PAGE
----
SEC-T - 0x0Anniversary

September 14-15, 2017 – Stockholm, Sweden

SEC-T2ion 2017

This year SEC-T introduces pre-conference trainings!
We will offer two 2-day workshops on the days prior to the conference:

A practical approach to malware analysis and memory forensics
Hashcat for IT-forensics

Hashcat has already been sold-out, but there is still time to grab a seat at the malware analysis workshop.

Order a workshop together with your ticket at:

A practical approach to malware analysis and memory forensics

Malware analysis and memory forensics are powerful analysis and investigative techniques used in reverse engineering, digital forensics and incident response. With adversaries becoming more sophisticated and carrying out advanced malware attacks on critical infrastructures, Data Centers, private and public organizations, detecting, responding and investigating such intrusions are critical to information security professionals. Malwareanalysis and memory Forensics have become a musthave skill for fighting advanced malwares, targeted attacks and security breaches. This training introduces you to the topic of malware analyis, reverse engineering, Windows internals, and techniques to perform malware and Rootkit investigations of real world memory samples using open source advanced memory forensics framework (Volatility). The training covers analysis and investigation\
of various real world malware samples and infected memory images(crimewares, APT malwares, rootkits etc) and contains hands on labs to gain better understanding of the subject.

The training provides practical guidance and attendees would walk away with the following skills:

Day 1:

Introduction to Malware Analysis

Static Analysis

Dynamic Analysis/Behavioural Analysis

Automating Malware Analysis (sandbox)

Code Analysis

Introduction to Memory Forensics

Volatility Overview

Day 2:

Investigating Process

Investigating Process Handles & Registry

Investigating Network Activities

Investigation Process Memory

Investigating User Mode Rootkits

Memory Forensics in Sandbox Technology

Investigating Kernel Mode Rootkits

Memory Forensic Case Studies

Who should take this course?

This course is intended for forensic practitioners, incident responders, cyber security investigators, malware analysts, system administrators, software developers, students and curious security professionals new to this field and anyone interested in learning malware analysis and memory forensics.



Note: VMware player or VirtualBox is not recommended for this training.


About the teacher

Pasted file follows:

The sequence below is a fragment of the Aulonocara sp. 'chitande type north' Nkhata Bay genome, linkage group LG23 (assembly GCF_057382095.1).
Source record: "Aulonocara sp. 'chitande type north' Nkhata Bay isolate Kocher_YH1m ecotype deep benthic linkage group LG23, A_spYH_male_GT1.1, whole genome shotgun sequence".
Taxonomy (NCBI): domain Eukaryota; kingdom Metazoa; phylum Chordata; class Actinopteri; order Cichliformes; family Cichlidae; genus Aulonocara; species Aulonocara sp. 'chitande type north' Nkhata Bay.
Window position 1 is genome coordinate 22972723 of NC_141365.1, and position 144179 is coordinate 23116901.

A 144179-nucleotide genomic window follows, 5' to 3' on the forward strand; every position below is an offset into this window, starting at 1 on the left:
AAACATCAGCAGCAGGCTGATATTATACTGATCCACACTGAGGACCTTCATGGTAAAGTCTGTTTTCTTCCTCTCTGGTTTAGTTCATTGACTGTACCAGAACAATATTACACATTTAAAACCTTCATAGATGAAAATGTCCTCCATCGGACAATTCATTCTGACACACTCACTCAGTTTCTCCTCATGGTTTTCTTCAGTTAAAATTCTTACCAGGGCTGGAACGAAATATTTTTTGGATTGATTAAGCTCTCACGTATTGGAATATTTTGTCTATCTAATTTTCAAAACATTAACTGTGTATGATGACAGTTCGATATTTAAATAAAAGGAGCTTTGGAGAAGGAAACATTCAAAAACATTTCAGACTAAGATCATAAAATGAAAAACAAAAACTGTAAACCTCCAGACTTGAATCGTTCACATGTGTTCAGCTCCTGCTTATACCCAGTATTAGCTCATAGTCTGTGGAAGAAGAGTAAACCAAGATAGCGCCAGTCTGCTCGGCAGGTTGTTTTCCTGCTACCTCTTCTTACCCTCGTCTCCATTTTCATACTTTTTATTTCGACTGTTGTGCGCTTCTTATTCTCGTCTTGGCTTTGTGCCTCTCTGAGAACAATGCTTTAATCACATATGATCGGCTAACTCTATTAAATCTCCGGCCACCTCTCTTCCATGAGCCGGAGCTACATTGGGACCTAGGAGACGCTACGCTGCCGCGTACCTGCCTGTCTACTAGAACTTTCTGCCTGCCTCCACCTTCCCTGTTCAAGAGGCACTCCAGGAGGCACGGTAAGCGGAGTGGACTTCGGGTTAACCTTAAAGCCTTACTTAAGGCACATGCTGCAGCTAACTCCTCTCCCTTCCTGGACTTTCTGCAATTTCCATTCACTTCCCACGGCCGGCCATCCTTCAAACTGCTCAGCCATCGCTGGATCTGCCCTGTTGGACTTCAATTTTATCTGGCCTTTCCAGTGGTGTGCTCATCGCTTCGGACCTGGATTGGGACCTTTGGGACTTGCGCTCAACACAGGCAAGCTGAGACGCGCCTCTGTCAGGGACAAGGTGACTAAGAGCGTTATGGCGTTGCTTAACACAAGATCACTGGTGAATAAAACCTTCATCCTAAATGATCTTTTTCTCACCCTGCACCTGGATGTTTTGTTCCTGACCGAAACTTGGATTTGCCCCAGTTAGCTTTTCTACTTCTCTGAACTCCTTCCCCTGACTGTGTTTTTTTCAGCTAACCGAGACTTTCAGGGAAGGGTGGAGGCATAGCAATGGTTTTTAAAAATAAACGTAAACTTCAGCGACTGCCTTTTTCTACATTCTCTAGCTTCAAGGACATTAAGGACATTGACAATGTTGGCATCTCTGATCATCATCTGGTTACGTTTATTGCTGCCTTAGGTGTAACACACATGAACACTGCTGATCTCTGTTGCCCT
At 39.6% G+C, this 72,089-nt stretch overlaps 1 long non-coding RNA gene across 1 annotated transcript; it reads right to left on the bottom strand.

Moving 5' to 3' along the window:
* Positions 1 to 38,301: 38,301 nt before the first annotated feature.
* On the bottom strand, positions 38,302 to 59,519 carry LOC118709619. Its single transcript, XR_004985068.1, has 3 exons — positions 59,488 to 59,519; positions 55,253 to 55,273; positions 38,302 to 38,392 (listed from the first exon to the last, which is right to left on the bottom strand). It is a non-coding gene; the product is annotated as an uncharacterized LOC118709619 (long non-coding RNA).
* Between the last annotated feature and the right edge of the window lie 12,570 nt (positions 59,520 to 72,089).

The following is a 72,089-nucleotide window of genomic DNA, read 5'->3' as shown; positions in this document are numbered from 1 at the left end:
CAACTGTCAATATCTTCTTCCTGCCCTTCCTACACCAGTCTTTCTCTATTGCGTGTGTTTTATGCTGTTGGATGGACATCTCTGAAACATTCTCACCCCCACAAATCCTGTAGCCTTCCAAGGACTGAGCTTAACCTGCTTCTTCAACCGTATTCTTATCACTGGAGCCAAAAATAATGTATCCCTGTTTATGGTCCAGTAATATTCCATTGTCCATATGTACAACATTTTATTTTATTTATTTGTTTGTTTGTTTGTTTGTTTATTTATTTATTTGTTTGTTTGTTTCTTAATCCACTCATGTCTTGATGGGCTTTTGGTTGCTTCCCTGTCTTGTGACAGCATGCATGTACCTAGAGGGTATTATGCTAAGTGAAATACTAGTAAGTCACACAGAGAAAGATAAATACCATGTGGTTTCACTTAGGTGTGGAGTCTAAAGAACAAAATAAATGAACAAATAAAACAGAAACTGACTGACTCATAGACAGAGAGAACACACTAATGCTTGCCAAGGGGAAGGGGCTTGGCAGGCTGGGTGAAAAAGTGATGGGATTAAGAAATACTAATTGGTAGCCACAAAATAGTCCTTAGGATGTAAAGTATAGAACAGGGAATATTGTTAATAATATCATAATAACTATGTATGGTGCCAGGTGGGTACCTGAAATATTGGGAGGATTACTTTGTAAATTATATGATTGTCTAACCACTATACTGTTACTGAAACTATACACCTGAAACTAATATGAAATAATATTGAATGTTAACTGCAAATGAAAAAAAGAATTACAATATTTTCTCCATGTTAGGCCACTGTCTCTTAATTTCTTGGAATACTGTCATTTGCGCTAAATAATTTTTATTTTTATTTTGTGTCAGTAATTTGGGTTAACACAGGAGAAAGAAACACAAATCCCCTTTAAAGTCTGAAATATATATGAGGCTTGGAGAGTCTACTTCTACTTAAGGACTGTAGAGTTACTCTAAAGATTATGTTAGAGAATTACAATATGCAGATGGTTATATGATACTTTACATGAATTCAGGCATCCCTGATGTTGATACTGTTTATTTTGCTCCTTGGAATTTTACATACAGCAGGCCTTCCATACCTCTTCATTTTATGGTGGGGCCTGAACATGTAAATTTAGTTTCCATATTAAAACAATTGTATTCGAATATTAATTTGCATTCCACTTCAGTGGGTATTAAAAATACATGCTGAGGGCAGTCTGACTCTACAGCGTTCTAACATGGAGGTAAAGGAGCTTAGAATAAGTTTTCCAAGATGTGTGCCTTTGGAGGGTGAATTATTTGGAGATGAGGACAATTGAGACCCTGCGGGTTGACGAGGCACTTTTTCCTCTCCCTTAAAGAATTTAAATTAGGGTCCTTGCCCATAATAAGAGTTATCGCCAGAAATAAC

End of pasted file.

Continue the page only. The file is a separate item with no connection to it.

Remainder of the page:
Monnappa K A works with Cisco Systems as information security investigator focusing on threat intelligence, investigation of advanced cyber attacks, researching on cyber espionage and APT attacks. He is author of Limon sandbox (for analyzing Linux malwares) and winner of Volatility plugin contest 2016. He is the co-founder of the cyber security research community “Cysinfo” ( His fields of interest include malware analysis, reverse engineering, memory forensics, and threat intelligence. He has presented at security conferences like Black Hat, FIRST, 4SICS-SCADA/ICS summit, DSCI, National Cyber Defence Summit and Cysinfo meetings on various topics which include memory forensics, malware analysis, rootkit analysis, and has conducted trainings at FIRST (Forum of Incident Response and Security teams) conference and 4SICS-SCADA/ICS cyber security summit. He has also authored various articles in Hakin9, eForensics, and Hack[In]sight magazines. You can find some of his contributions to the community in his YouTube channel (

Hashcat for IT-forensics

Day 1: (Basic)

– Introduction how hashcracking work in general
– Different Attack modes
– Example: Basic wordlist cracking
– Example: Mask attack cracking
– Example: Mask attack cracking with known fixed password substrings
– Example: Mask attack cracking against a known password policy
– Example: Extracting a hash from a TrueCrypt Volume and make it portable
– Example: Cracking a Truecrypt Volume
– Example: Extracting a hash from a LUKS Volume and make it portable
– Example: Cracking a LUKS Volume
– How to use an external password generator to feed hashcat instead of internal attack modes
– Ideal Hardware for cracking
Day 2: (Advanced)

– Distributing work across multiple machines
– How to crack non-english passwords with foreign language special characters
– Example: Modifying a hashcat kernel to support a very long salt which is otherwise not supported by hashcat
– Example: Modifying a hashcat kernel to crack truncated hashes which is otherwise not supported by hashcat
– Example: Cracking a cipher with Known-Plaintext attack with guaranteed success rates
– Handle special requests from the Students